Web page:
This time last year we were in a Tunick lull. All our poses were behind us (no pun intended) and we had picked up the Buffalo photo in January, amazed we could drive to Buffalo and back with no snow. We then found out there would be an exhibit/party in May. We picked up our Milford print in Pennsylvania, again with no snow.
And in May we went to Buffalo again for the party and exhibit and again met friends. I was happy but also a little down as I then anticipated no more participation for a long while. Brugge came and went as did Newcastle-Gateshead. Then came August and the chance to go to Lyon. For the heck of it I had put in the fare to Lyon after a friend had booked a flight here in the US. The Lyon trip was only slightly more, I joked to Betsy. Betsy, who had worked an extra week, offered the money to by my ticket if I could pay for my hotel. I thought it over for two days- and booked my flight! I was going to Lyon. Lyon, France--I don't speak French!!
I was worried I didn't speak French, worried about where my hotel would be in relation to where the shoot was. Then I learned the location of my hotel. Hotel Elysee was in the middle of the Presquile, near Place Bellecour. Where was that to be in relation to the shoot? How could I get a cab? Then instructions came. "The Spencer Tunick installation will take place on Sunday, Sept 11, 2005 at Edouard Herriot Harbour." That was great news. My hotel was on rue Pres. Edouard Herriot. This had to be close, right? But what else is there? A nude picnic! That sounds like fun. But where will I find food for a picnic? I check the maps provided. The site for the installation is not near the hotel. So it's a taxi and food I need. And the weather was going to be cold and rainy. All the internet weather services said so. Ah well, I was committed to go.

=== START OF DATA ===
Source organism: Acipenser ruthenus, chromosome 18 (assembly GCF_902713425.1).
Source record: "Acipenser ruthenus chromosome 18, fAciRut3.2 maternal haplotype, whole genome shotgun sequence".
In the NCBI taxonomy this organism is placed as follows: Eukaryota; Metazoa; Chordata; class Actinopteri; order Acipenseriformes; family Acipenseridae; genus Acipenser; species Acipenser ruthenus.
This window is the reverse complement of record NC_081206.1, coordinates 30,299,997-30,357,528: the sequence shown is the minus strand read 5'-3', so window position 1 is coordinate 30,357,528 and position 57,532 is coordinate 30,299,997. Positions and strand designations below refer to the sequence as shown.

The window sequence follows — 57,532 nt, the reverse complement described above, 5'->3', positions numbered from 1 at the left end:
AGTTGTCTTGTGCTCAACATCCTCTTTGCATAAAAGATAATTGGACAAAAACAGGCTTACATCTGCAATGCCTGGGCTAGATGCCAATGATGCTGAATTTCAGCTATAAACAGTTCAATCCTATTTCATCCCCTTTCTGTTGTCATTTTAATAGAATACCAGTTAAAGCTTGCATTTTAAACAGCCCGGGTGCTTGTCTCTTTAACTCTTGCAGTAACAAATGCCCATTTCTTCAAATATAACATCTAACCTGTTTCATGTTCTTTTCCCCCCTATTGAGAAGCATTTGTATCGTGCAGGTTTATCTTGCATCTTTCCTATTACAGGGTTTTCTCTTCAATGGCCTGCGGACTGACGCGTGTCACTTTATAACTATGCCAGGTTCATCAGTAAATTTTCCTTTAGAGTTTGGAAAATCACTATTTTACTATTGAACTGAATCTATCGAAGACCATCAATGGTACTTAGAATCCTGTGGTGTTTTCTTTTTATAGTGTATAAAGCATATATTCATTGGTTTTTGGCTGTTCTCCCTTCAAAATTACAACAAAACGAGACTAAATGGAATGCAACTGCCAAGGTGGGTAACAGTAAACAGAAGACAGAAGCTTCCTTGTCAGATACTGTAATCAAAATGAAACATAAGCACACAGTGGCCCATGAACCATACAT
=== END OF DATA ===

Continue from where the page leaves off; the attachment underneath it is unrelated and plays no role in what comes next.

My flight from Akron-Canto to Detroit on Friday the 9th of September and then on to Amsterdam was long and, while not bad, was boring. I did see the Oscar winning movie "Crash" as my inflight movie, which was great. When I landed in Amsterdam early Saturday morning I was amazed and pleased the sun was coming out. It had obviously rained but was clearing. When I landed in Lyon it was a partly cloudy day in late summer. Not overly warm, but by no means cold. I took a taxi to my hotel and checked in. Then off to do some sightseeing before it was time to meet up with my MSN friends at Place Bellecour by the Louis the IV statue.